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Mass loss from the Greenland ice sheet (GrIS) has increased over the last two decades in response to changes in global climate, motivating the scientific community to question how the GrIS will contribute to sea-level rise on timescales that are relevant to coastal communities. Observations also indicate that the impact of a melting GrIS extends beyond sea-level rise, including changes to ocean properties and circulation, nutrient and sediment cycling, and ecosystem function. Unfortunately, despite the rapid growth of interest in GrIS mass loss and its impacts, we still lack the ability to confidently predict the rate of future mass loss and the full impacts of this mass loss on the globe. Uncertainty in GrIS mass loss projections in part stems from the nonlinear response of the ice sheet to climate forcing, with many processes at play that influence how mass is lost. This is particularly true for outlet glaciers in Greenland that terminate in the ocean because their flow is strongly controlled by multiple processes that alter their boundary conditions at the ice-atmosphere, ice-ocean, and ice-bed interfaces. Many of these processes change on a range of overlapping timescales and are challenging to observe, making them difficult to understand and thus missing in prognostic ice sheet/climate models. For example, recent (beginning in the late 1990s) mass loss via outlet glaciers has been attributed primarily to changing ice-ocean interactions, driven by both oceanic and atmospheric warming, but the exact mechanisms controlling the onset of glacier retreat and the processes that regulate the amount of retreat remain uncertain. Here we review the progress in understanding GrIS outlet glacier sensitivity to climate change, how mass loss has changed over time, and how our understanding has evolved as observational capacity expanded. Although many processes are far better understood than they were even a decade ago, fundamental gaps in our understanding of certain processes remain. These gaps impede our ability to understand past changes in dynamics and to make more accurate mass loss projections under future climate change. As such, there is a pressing need for (1) improved, long-term observations at the ice-ocean and ice-bed boundaries, (2) more observationally constrained numerical ice flow models that are coupled to atmosphere and ocean models, and (3) continued development of a collaborative and interdisciplinary scientific community.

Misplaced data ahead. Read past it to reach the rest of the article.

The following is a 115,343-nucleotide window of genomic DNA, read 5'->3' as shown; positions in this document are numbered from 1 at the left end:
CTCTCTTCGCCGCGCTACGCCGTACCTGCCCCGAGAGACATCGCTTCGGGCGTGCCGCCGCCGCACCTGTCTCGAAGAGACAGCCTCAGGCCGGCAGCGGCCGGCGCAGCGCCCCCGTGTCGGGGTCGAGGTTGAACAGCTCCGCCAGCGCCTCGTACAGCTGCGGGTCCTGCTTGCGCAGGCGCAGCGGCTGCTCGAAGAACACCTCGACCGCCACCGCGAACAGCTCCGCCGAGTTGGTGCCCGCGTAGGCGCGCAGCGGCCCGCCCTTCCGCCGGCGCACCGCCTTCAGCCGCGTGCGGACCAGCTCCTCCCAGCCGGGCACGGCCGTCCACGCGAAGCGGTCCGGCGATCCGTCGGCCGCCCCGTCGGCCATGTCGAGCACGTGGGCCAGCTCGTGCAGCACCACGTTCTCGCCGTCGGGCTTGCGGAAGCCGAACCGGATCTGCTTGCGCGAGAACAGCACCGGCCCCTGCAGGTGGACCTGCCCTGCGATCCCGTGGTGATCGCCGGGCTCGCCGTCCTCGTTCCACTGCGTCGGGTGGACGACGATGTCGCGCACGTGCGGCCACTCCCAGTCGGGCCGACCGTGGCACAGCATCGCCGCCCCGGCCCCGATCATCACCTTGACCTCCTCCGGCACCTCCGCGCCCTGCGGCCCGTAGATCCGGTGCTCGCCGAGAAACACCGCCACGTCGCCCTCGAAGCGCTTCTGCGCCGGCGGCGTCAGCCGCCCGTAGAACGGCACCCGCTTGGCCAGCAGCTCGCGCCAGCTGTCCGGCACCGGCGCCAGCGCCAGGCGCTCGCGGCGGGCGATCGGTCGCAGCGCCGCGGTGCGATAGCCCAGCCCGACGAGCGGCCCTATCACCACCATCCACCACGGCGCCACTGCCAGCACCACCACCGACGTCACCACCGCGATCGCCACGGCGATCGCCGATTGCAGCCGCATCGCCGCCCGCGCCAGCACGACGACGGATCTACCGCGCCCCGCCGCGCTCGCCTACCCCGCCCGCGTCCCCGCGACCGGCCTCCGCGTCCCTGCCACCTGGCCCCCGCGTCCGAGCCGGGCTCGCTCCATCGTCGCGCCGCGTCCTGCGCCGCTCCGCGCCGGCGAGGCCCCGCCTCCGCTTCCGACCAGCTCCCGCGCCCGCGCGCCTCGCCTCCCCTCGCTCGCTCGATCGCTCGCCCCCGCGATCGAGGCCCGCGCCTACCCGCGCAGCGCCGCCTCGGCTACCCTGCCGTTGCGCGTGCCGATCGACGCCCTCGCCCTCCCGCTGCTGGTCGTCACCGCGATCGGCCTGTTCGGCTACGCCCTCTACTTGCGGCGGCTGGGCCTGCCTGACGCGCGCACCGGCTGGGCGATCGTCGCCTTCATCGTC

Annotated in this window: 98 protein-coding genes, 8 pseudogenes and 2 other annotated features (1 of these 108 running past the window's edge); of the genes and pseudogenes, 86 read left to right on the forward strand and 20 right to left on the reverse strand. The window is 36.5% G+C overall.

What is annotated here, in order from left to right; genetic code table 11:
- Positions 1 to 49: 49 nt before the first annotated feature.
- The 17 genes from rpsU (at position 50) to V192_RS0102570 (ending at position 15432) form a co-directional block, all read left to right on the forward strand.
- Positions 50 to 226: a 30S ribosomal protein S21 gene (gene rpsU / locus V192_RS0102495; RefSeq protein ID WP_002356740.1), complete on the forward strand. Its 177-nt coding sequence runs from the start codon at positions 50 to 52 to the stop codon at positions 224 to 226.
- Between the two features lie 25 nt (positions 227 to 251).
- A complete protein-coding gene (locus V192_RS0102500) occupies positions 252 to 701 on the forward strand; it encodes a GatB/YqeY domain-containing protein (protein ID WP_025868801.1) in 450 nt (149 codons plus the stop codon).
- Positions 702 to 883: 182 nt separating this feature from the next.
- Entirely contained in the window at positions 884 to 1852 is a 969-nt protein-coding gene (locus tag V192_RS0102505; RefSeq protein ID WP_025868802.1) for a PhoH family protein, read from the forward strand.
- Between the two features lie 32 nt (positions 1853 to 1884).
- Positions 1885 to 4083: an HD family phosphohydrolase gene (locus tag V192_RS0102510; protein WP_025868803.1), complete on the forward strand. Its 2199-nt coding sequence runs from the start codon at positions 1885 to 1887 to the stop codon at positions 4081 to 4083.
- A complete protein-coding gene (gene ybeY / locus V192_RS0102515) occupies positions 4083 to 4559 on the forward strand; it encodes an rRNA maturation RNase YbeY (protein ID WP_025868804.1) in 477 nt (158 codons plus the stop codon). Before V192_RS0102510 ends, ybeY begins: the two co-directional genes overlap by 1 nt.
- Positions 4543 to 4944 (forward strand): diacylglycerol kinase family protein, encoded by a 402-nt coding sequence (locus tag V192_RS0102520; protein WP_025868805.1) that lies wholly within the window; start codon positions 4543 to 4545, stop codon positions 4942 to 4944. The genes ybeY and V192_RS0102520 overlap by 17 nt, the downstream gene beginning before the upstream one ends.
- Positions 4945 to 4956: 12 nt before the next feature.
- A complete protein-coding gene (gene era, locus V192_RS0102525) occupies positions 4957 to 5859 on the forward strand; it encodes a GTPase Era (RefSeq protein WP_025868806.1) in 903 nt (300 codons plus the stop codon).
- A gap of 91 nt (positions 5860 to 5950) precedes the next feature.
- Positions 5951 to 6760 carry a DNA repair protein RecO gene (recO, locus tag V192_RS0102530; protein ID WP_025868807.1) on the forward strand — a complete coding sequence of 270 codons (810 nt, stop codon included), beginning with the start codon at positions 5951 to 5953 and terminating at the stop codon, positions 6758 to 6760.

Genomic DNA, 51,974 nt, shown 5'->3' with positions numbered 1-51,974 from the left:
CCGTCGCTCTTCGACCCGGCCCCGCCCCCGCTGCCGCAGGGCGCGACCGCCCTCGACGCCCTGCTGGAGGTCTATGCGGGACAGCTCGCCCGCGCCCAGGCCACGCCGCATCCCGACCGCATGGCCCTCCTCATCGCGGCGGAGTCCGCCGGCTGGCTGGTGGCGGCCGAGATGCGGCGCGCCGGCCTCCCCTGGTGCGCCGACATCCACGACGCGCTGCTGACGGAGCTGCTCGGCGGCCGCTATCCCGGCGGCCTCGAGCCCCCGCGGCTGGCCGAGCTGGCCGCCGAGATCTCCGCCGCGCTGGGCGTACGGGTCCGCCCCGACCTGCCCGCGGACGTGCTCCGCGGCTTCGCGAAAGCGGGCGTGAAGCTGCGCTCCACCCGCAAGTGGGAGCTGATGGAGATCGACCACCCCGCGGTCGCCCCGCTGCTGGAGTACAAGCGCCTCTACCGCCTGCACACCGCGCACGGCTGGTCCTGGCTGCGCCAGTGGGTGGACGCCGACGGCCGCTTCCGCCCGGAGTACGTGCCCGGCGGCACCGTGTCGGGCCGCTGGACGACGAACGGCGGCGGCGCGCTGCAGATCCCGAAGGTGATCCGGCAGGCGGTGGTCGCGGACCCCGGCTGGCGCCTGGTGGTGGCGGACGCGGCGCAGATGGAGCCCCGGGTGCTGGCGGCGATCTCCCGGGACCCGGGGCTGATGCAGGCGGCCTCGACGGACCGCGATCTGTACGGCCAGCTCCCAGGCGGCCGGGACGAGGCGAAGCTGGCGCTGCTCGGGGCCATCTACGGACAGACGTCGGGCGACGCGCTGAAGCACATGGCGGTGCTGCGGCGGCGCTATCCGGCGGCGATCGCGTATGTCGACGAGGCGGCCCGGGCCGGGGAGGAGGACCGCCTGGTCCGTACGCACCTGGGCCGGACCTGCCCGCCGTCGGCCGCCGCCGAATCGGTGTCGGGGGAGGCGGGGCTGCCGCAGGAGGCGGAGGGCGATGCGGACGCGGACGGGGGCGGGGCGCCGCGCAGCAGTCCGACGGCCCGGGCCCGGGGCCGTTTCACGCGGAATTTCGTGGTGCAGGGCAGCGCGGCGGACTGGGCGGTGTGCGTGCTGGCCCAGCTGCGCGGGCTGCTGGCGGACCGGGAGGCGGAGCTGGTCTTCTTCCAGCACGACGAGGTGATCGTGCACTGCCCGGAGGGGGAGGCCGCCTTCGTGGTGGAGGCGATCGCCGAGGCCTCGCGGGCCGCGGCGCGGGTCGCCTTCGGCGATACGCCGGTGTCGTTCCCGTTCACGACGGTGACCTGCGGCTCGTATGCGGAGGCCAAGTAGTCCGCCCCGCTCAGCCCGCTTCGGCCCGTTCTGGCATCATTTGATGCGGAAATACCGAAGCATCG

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This document was originally published in JGR Earth Surface by Wiley on behalf of the American Geophysical Union. Copyright restrictions may apply. doi: 10.1029/2018JF004873

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